Texas training center could receive $15 million for active shooter training

U.S. Attorney General Eric Holder asked Congress on Tuesday to authorize $15 million in federal funds to support a Texas program that would train officers to respond to active shooter situations.

The San Marcos-based Texas State University's Advanced Law Enforcement Rapid Response Training (ALERRT) Center has trained more than 50,000 officers in the last decade. Active shooter training prepares law enforcement to isolate, distract and neutralize active shooters and how to move around a room when handling a situation alone, the Texas Tribune reports.

Holder told Congress the additional funding would help officers respond to incidents like the recent tragedy at Fort Hood. Four people were killed and 16 were injured earlier in April during an active shooter incident on the base. A similar incident in 2009 resulted in 13 deaths and 32 injuries.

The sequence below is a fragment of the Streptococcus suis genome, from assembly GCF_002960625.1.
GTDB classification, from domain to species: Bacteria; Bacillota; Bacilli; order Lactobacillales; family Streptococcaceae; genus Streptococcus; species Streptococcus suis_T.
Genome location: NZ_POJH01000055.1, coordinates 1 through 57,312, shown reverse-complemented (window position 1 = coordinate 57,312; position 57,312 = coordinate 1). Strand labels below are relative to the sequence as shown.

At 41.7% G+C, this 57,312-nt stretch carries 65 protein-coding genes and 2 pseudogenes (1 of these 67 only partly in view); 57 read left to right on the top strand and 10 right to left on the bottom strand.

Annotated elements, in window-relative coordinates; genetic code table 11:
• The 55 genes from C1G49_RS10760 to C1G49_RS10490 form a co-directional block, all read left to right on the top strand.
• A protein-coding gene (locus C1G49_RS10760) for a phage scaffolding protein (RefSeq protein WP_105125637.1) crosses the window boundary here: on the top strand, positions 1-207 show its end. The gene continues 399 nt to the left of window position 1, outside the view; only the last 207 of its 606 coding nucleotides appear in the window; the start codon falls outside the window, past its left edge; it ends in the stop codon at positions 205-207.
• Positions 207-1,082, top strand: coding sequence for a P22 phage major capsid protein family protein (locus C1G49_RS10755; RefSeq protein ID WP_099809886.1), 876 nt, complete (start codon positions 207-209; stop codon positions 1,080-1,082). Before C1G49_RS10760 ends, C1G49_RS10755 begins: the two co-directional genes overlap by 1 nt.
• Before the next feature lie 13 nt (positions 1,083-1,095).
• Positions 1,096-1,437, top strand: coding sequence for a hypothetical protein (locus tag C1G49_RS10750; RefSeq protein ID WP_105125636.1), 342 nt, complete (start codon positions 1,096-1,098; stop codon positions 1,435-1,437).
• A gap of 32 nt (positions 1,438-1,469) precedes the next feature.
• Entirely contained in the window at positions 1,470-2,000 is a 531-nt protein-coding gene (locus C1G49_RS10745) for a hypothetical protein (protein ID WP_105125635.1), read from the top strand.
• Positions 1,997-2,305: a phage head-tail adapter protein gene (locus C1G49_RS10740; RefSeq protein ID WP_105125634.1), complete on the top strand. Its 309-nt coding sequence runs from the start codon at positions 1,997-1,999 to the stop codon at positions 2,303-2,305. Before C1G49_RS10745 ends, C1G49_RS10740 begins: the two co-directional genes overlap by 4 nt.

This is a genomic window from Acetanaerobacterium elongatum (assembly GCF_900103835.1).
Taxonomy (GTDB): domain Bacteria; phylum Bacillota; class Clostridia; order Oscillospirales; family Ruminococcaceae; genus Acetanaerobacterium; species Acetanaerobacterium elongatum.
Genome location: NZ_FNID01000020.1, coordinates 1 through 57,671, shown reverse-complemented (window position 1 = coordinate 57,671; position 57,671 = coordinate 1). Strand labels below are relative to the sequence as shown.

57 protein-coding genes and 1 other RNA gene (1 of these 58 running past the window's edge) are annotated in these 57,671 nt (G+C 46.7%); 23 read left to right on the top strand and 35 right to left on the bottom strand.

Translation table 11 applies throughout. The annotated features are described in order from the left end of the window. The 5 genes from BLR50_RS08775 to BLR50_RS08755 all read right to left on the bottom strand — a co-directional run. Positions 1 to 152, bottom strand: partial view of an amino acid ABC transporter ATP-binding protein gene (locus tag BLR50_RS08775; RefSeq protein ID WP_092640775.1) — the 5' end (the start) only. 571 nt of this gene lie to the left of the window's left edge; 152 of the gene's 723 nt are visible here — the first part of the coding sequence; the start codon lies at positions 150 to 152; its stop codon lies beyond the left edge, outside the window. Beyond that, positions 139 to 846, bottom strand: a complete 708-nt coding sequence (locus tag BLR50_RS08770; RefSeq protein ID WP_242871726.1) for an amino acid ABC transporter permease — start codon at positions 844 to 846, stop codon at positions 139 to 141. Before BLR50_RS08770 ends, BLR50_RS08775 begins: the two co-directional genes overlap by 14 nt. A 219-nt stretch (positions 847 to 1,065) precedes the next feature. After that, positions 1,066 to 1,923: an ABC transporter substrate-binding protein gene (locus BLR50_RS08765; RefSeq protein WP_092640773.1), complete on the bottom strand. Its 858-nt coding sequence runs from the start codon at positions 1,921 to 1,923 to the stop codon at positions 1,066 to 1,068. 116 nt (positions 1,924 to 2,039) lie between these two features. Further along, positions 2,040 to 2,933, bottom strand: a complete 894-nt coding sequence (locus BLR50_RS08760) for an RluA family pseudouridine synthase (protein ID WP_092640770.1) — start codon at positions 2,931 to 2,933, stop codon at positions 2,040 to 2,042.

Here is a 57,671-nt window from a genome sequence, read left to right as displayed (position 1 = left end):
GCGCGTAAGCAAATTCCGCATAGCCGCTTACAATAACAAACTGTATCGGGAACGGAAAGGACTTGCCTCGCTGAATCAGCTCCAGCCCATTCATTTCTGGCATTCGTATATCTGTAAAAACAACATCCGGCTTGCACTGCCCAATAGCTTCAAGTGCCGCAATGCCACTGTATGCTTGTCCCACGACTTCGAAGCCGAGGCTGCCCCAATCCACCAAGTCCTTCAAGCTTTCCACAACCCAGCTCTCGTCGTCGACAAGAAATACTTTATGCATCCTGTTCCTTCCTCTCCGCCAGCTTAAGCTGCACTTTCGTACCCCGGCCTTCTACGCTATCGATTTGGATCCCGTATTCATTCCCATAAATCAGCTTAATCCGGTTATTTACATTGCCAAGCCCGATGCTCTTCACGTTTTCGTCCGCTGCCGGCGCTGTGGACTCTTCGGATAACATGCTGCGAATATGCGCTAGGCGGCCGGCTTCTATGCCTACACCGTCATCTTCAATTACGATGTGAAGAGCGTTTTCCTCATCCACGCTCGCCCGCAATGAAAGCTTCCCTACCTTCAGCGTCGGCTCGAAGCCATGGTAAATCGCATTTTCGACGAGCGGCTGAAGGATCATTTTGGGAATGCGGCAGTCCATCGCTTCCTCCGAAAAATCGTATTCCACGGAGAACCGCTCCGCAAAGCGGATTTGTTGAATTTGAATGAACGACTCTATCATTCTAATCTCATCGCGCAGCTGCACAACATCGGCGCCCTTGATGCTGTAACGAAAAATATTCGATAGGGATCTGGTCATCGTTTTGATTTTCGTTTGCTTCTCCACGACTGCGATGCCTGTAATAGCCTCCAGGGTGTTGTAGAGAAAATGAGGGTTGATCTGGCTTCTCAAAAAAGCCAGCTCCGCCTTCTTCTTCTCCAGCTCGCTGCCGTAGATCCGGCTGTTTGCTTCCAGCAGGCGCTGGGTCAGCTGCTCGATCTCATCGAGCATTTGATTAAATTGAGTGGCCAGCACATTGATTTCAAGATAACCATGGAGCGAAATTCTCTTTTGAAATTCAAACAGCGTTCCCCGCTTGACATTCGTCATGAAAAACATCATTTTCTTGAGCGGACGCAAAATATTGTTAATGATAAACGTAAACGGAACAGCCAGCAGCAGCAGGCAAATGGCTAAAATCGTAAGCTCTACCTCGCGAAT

"In the face of this urgent and growing threat - when the lives of innocent people are at stake - those who stand on the front lines need our full and unwavering support," Holder said, according to the Texas Tribune.

The ALERRT Center has used more than $30 million in state and federal grant money for its training programs. Pete Blair, the director of research at ALERRT, said the funding would allow the center to train approximately 60,000 officers in 12 months.

"The additional funds would allow us to reach more people," Blair said, according to the Texas Tribune. "Obviously, we'd like to roll out the training to every officer we can reach - the more funding, the more officers we can reach."

The proposed $15 million in funding is part of the $27 billion Justice Department budget for the fiscal year beginning on October 1. The budget is being debated by Congress currently, with subcommittee hearings set for later in April, the Texas Tribune reports.